my first day of school
For the record, I HAD heard about Barrett. When I was logging into my handy-dandy UW website, it was up in the little campus news area. I skimmed the article- partially because I was lazy, mostly due to disinterest. I have a limited amount of space in my brain and a limited amount of stuff to cram into it. 9/11 conspiracy theory is not high on the list, nor are articles about controversy surrounding someone teaching it.
I had heard about Barrett. I just didn't really care. And when the camera's were rolling in front of the door of my Islam lecture hall, I didn't connect the dots. I thought it was some university advertising or something.
But when I sat down, I was informed that this was THE guy and these were reporters lining the hall. I thought it was pretty exciting. Controversy excites me sometimes.
When I left class, this girl in front of me got pulled aside by a reporter with a camera and was given a microphone. I laughed- amiably- and she laughed a bit too. And then another reporter (who had this really sweet face and smile) pulled me aside, "I saw you laughing at that girl, so do you mind if I pick on you?" She asked me some questions and I answered quickly (she seemed in a hurry- you know- the whole reporter thing). By the time I left the Social Sciences building, I had thought of a million better things to say- things about how every professor enters the classroom with their own personal bias and how it's important as a student to recognize that and to seek what is true and real, under any professor, not just Barrett.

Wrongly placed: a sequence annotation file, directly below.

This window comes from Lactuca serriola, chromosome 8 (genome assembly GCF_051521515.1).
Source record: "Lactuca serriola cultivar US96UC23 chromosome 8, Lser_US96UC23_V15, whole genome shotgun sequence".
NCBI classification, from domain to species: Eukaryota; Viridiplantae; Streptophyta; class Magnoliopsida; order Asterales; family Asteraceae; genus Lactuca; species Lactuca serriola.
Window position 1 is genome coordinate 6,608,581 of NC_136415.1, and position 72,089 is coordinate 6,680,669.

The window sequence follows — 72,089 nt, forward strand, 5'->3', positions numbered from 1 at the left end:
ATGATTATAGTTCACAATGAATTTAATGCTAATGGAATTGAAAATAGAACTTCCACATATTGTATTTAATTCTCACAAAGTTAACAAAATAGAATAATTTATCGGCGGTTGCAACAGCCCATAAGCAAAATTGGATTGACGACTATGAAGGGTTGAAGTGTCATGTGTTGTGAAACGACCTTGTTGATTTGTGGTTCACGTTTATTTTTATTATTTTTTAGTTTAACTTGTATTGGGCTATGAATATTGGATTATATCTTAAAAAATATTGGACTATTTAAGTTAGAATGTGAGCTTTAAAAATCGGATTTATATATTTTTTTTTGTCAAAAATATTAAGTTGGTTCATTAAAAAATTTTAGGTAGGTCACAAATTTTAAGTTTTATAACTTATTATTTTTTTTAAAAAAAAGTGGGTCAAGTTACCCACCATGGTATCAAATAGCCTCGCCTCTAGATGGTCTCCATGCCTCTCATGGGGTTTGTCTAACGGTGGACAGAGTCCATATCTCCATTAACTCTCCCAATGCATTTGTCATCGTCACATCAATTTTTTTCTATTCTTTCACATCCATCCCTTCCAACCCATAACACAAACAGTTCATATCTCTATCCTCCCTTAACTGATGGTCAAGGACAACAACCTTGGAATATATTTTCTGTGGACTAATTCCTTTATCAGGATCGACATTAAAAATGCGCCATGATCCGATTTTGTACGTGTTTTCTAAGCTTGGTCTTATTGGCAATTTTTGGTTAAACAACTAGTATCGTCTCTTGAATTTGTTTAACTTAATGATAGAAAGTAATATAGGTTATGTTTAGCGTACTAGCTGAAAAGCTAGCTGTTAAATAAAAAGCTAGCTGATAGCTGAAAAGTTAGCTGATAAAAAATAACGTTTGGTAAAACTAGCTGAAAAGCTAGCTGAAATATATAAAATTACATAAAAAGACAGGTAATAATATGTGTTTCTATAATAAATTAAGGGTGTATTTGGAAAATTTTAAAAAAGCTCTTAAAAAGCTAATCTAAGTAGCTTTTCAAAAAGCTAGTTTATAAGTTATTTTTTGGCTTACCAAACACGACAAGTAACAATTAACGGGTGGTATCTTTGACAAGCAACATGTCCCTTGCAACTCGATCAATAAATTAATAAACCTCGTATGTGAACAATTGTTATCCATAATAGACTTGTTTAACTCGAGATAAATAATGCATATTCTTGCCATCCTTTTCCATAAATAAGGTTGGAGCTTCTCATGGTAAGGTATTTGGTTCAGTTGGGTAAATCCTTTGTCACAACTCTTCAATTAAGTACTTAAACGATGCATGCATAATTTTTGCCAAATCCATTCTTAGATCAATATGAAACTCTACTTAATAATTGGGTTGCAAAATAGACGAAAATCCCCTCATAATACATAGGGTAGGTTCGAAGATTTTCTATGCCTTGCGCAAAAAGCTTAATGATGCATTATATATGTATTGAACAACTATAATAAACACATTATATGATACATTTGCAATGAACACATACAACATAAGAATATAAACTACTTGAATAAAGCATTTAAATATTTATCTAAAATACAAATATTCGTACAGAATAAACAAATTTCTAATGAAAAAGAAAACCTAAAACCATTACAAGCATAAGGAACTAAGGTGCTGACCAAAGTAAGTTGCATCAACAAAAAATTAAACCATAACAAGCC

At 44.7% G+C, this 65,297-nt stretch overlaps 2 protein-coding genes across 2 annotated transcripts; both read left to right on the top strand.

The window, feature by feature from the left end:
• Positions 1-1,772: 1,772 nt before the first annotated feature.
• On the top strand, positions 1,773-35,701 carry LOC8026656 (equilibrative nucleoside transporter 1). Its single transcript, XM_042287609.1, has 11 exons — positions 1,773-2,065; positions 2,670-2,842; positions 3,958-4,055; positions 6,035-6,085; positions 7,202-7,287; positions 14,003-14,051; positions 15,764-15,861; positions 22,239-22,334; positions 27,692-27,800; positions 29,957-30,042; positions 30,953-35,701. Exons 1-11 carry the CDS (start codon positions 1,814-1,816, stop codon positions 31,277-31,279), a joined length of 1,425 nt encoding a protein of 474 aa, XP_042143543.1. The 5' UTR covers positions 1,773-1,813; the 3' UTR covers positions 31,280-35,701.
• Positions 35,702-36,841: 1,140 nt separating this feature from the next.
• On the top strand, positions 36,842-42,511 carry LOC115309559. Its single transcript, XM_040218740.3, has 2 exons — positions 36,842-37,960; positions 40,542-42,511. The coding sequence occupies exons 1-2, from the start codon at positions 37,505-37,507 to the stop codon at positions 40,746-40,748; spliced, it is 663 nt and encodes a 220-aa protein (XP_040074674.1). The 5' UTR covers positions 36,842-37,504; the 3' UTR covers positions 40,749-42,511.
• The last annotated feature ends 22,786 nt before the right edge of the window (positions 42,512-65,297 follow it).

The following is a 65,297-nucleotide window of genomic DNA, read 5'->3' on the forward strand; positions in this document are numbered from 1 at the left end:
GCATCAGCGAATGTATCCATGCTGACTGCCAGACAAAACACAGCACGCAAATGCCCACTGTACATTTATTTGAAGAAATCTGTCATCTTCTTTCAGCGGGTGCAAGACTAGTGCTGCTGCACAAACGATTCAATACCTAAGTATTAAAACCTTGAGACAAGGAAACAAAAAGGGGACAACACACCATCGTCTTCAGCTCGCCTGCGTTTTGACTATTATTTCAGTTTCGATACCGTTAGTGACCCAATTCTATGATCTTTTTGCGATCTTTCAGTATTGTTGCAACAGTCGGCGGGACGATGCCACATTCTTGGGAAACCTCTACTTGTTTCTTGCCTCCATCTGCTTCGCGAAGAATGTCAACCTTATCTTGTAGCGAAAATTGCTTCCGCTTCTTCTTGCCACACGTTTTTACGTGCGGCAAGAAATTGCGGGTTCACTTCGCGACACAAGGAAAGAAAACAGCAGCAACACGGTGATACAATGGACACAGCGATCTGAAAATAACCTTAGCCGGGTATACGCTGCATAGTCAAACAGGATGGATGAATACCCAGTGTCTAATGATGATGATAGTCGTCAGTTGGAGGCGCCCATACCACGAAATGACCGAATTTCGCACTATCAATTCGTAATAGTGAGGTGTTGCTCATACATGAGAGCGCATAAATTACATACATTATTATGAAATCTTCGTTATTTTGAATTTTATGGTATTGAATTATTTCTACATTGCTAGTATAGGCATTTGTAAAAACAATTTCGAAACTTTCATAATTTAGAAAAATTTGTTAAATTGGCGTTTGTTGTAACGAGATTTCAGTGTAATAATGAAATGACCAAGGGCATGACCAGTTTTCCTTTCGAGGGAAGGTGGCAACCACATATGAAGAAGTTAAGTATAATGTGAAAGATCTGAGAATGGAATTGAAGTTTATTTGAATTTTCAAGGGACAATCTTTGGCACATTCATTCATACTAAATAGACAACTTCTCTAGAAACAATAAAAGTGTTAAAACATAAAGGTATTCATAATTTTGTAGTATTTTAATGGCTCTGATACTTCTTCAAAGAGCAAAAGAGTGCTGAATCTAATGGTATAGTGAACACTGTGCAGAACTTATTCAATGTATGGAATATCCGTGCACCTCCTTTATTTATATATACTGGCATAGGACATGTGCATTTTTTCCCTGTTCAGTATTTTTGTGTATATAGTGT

'oh well,' I thought, ' What I said was pretty lame, but at least they'll never use it.'
Except, they did.
Yeah, it's a bit lame, but my name is in the paper. And I kind of like that.
Read it here.